Non-Compete & Trade Secrets

An American Arbitration Association arbitrator recently awarded Black Knight, Inc. (BK) $155M stemming from Pennymac Loan Services, LLC’s (Pennymac) alleged use of its mortgage-loan servicing platform to develop its own competing product. Though the arbitrator did not find Pennymac liable for trade secret misappropriation, they found that the use of BK’s product accelerated the development of Pennymac’s product and caused BK to lose licensing profits.

On November 1, 2023, a jury in the U.S. District Court for the Central District of California awarded damages to Skye Orthobiologics, LLC (“Skye”) and Human Regenerative Technologies, LLC (“HRT”) for breach of contract, breach of fiduciary duty, and breach of duty of loyalty by Skye’s former employee (“Defendant”). While Plaintiffs Skye and HRT did not succeed on their claim of trade secret misappropriation, they were able to succeed in showing Defendant misappropriated confidential information in breach of his employment agreements.

Proving access to and use of trade secrets are core elements in a trade secrets misappropriation case.  Recent rulings in a trade secrets action filed by Allergan against its competitor Revance Therapeutics (“Revance”) provide helpful guidance on what is sufficient to plead these elements. There, the court explained what facts are—and are not—sufficient to infer access to and use of trade secrets allegedly misappropriated. The court also explained how examining the similarity of design may help in this analysis. Finally, the court clarified that the ability to reverse engineer alone may not always preclude trade secret protection.  

In an era where trade secret misappropriation battles can shape corporate landscapes, the Apple v. Rivos case stands as a stark reminder of the importance of diligent onboarding practices when it comes to trade secrets.  In this case, the court’s scrutiny of employee conduct underscores a crucial lesson: companies should ensure that new hires refrain from carrying confidential information from their previous employers. As exemplified by defendant Rivos, making an effort to remind new hires to avoid retaining confidential information can also go a long way.Here, we discuss the intricacies of the Apple v. Rivos case and provide several takeaways.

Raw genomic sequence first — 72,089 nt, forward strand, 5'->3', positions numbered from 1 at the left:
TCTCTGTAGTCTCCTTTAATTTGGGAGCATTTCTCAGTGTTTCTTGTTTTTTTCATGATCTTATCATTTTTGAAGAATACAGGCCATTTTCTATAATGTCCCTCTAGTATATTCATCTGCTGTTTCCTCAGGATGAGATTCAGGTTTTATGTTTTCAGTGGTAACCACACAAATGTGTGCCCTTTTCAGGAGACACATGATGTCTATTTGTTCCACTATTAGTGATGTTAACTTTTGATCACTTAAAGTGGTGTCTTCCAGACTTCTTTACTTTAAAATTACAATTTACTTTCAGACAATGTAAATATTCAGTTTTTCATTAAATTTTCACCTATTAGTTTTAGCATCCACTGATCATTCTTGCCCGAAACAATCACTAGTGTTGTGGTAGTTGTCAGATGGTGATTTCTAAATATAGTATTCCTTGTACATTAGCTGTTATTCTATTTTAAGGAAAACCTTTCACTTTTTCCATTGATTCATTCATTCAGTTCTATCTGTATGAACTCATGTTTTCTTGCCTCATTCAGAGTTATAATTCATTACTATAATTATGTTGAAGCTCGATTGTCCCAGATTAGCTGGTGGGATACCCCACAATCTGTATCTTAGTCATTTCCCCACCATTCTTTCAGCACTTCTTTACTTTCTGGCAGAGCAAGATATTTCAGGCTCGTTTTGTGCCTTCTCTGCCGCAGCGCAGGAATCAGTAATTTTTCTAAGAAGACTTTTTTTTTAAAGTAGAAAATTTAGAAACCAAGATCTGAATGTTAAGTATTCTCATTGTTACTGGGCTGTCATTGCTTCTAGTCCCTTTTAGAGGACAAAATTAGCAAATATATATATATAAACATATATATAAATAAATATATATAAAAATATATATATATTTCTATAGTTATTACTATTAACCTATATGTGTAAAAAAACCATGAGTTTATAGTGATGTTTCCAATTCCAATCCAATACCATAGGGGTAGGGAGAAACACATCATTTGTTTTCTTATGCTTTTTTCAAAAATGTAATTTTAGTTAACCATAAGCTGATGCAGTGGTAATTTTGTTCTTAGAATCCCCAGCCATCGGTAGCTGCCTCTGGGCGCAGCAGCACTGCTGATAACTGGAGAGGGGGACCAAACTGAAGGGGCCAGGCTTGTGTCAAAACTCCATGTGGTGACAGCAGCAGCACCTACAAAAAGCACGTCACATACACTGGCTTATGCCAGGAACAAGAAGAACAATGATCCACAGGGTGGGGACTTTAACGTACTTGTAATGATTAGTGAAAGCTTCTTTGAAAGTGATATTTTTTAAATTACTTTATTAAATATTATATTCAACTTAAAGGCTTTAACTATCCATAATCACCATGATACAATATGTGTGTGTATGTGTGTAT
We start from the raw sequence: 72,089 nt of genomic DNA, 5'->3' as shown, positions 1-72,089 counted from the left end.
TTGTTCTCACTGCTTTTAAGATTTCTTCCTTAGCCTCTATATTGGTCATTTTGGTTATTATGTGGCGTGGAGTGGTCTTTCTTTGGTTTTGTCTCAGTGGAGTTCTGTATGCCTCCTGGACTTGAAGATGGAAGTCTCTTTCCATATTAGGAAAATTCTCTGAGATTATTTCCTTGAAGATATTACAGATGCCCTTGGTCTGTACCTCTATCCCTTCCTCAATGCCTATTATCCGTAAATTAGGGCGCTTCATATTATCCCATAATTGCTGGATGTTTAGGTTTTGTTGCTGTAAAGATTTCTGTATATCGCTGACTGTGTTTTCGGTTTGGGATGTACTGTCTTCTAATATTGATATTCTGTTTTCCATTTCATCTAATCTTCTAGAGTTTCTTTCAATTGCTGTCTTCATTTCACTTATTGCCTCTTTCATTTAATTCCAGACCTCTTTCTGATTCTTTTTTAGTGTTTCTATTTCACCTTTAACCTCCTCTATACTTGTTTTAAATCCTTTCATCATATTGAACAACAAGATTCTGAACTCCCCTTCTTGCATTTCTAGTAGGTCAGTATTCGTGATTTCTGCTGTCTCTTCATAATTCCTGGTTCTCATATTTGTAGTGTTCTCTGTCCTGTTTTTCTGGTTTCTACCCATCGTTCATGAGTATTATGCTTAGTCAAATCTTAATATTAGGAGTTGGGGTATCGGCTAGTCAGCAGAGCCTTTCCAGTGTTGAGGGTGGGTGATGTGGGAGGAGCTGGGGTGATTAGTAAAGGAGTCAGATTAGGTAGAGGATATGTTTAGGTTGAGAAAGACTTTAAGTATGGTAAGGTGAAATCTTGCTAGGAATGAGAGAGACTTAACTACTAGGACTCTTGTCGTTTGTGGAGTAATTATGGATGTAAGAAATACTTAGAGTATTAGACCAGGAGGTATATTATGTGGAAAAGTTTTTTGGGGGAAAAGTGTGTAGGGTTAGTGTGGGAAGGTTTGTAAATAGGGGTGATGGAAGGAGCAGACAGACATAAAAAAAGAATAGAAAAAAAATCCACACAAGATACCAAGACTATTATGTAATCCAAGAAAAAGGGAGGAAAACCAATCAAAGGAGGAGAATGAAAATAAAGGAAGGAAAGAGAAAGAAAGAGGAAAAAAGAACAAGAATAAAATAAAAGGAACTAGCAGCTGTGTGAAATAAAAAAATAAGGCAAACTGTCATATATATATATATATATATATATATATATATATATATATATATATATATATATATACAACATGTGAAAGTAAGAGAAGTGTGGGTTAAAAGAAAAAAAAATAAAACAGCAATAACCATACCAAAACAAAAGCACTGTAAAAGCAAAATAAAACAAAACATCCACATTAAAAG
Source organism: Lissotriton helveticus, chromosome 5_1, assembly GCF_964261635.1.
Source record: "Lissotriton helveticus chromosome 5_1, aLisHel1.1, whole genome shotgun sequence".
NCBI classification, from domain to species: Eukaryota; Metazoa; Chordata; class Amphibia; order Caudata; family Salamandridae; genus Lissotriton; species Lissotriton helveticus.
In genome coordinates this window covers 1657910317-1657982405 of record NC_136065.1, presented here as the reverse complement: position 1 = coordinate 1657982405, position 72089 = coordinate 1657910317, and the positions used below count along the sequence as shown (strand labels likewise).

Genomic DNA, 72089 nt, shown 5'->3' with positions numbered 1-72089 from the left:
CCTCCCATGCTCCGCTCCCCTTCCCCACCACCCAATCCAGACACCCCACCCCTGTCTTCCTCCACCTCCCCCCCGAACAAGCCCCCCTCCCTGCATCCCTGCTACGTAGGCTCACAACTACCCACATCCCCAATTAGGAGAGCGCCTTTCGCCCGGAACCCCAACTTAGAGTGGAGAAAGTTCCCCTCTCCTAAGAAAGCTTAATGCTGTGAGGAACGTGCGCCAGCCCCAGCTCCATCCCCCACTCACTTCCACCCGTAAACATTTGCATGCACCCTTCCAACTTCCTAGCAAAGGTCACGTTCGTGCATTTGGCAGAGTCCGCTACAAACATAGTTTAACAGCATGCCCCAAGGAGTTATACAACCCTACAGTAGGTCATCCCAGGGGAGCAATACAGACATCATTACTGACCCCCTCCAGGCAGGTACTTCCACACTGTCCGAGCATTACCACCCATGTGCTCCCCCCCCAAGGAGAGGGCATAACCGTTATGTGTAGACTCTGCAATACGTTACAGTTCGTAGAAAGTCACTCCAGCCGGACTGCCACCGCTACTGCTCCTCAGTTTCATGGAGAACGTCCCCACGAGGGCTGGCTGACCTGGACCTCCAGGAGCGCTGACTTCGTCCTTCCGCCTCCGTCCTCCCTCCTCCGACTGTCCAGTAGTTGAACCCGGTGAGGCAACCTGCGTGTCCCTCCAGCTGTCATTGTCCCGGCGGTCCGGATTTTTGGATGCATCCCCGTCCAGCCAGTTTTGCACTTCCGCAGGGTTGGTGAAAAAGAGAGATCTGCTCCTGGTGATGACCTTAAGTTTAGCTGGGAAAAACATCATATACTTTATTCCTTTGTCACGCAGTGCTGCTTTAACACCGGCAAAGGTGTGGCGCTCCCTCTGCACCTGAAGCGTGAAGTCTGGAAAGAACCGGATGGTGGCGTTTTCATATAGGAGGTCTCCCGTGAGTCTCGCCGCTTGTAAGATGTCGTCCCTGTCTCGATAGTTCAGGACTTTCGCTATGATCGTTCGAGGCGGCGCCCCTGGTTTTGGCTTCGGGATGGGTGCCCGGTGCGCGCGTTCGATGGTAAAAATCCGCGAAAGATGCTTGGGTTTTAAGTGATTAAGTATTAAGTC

The 2016 enactment of the Defend Trade Secrets Act (“DTSA”) has led to an increase in trade secret litigation. The DTSA codified into federal law the right of an owner of a trade secret to sue in federal court when its trade secret had been misappropriated. Prior to the DTSA, with the absence of diversity jurisdiction, aggrieved trade secret owners had to pursue legal remedies under state law, typically under the Uniform Trade Secret Act (“UTSA”), which has been enacted by 47 states. Notably, the DTSA does not preempt state trade secret laws, therefore, aggrieved trade secret holders may seek civil remedies for alleged misappropriation under either state or federal law or both. Both the DTSA and the UTSA requires the trade secret owner to take reasonable measures to keep the trade secret information secret. The term reasonable can have many meanings in different contexts depending on a multitude of factors. As such, what may be considered reasonable efforts under one set of facts may be deemed deficient under another set of facts.

On January 11, 2023, Elizabeth Wilkins, the FTC’s Director of the Office of Policy Planning, spoke to the Capitol Forum about the FTC’s proposed rule to ban non-compete agreements.  This conversation was the most significant discussion of the proposed rule by the FTC since it was announced on January 5.  Below are the four most salient takeaways.

On January 5, 2023, the Federal Trade Commission (“FTC”) proposed an expansive new rule which would impose a near-complete ban on the use of non-competes (the “Proposed Rule”) by employers. The Proposed Rule is the culmination of the FTC’s recent efforts, following President Biden’s July 9, 2021 Executive Order on